Currency weakness in China has prompted concerns among commodity investors, who fear that import costs for Chinese firms could rise if prolonged weakness in the yuan revives deflationary pressures.
The People’s Bank of China first stepped in to devalue the currency on Tuesday, and yesterday set the mid-point rate for the yuan lower for a second day running.
Richard Perry at ETX Capital said investors were concerned that such a move could dampen demand for raw materials in China, “the world’s top metals consumer” – the Chinese construction sector is the single largest consumer of raw materials globally, using around 25 per cent of the world’s copper.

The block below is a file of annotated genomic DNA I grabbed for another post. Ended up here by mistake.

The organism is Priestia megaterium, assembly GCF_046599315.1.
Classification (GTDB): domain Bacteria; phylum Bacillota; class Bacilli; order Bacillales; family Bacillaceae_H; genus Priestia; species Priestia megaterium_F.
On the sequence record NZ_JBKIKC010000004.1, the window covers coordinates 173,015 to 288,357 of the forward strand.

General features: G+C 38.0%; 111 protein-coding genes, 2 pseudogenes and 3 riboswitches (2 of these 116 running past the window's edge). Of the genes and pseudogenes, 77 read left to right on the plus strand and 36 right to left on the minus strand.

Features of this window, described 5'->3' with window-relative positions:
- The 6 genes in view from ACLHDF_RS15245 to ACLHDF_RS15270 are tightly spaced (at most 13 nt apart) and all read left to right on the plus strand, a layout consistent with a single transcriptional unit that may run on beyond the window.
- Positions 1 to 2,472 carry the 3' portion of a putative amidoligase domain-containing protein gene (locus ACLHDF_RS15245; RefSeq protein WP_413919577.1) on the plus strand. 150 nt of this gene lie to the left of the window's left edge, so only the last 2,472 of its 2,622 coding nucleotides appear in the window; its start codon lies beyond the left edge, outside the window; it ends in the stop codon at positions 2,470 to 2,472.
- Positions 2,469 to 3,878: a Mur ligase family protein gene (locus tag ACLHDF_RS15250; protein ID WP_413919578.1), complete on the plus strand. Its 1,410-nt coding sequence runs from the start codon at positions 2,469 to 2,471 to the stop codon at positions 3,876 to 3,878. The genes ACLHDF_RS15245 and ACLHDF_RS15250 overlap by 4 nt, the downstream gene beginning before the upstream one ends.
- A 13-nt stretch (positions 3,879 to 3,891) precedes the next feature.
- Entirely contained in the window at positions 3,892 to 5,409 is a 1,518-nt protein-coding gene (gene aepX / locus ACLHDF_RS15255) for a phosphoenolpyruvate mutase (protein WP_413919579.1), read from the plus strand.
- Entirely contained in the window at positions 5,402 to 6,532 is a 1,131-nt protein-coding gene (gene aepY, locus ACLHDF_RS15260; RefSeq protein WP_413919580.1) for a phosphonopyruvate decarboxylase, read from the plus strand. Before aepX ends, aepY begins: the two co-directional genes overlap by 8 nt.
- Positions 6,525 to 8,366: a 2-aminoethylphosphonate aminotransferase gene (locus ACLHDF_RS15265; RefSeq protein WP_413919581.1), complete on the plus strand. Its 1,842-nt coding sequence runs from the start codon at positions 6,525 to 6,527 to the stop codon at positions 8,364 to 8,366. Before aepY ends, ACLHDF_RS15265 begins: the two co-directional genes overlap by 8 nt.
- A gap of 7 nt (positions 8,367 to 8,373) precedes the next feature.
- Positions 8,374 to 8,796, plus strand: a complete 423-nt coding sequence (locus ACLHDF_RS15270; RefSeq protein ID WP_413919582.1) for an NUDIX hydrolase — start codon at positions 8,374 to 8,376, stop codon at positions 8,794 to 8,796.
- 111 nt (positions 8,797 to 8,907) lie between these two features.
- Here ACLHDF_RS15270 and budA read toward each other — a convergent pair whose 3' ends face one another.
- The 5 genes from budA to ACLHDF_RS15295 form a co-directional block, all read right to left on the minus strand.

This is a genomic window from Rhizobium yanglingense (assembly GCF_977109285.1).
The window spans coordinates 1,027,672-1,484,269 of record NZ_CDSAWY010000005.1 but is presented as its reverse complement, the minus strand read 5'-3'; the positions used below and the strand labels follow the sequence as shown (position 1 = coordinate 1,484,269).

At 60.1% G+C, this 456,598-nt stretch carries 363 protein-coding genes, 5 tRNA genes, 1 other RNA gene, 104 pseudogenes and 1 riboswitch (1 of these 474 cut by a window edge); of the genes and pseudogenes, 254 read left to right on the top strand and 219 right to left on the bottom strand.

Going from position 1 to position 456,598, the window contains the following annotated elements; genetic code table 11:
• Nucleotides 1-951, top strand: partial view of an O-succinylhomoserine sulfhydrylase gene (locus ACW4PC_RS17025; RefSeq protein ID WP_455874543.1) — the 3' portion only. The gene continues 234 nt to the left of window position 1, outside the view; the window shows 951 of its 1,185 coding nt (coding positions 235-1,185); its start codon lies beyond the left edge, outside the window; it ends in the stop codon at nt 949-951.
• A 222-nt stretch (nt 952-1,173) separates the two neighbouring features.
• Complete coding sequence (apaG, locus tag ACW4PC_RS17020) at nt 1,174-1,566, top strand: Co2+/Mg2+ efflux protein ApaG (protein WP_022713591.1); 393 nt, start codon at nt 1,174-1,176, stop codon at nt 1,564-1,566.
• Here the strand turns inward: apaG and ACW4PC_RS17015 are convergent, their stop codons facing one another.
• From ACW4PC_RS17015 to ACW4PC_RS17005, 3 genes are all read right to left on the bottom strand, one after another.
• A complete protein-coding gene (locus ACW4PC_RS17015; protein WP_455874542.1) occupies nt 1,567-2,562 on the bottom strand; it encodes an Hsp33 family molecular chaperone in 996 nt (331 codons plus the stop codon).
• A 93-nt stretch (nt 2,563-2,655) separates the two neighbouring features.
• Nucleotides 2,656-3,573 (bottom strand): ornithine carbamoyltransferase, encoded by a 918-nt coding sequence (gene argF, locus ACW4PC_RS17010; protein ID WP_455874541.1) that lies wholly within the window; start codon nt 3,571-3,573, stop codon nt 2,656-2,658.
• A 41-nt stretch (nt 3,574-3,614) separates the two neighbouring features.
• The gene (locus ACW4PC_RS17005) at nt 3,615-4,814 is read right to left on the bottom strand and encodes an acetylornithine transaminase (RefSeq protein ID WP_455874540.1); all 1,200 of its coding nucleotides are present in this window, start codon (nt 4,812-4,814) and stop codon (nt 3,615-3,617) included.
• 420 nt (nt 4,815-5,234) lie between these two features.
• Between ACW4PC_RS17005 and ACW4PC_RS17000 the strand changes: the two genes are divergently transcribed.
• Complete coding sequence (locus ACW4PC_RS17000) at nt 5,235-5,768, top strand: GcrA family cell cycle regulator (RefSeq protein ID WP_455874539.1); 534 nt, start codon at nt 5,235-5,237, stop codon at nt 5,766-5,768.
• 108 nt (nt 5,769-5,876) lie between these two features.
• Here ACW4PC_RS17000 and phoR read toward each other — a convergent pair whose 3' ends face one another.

Research from Liberum shows that construction in China is set to take a turn for the worse, which does not bode well for commodities.
“The demand side for copper looks increasingly weak,” said analyst Richard Knights. He added that while the metal will face a number of supply interruptions in coming months, including a reduction in output from the world’s largest copper mine, Escondida, this weak demand will keep the price down.
Within the poorly performing mining sector yesterday, which fell by 0.9 per cent, Glencore declined the most, down 5.7 per cent. The miner, which reports interim results today, has fallen by 10 per cent over the past week.
Analysts have linked the group’s performance to the copper price, but also say company-specific issues are keeping the stock low.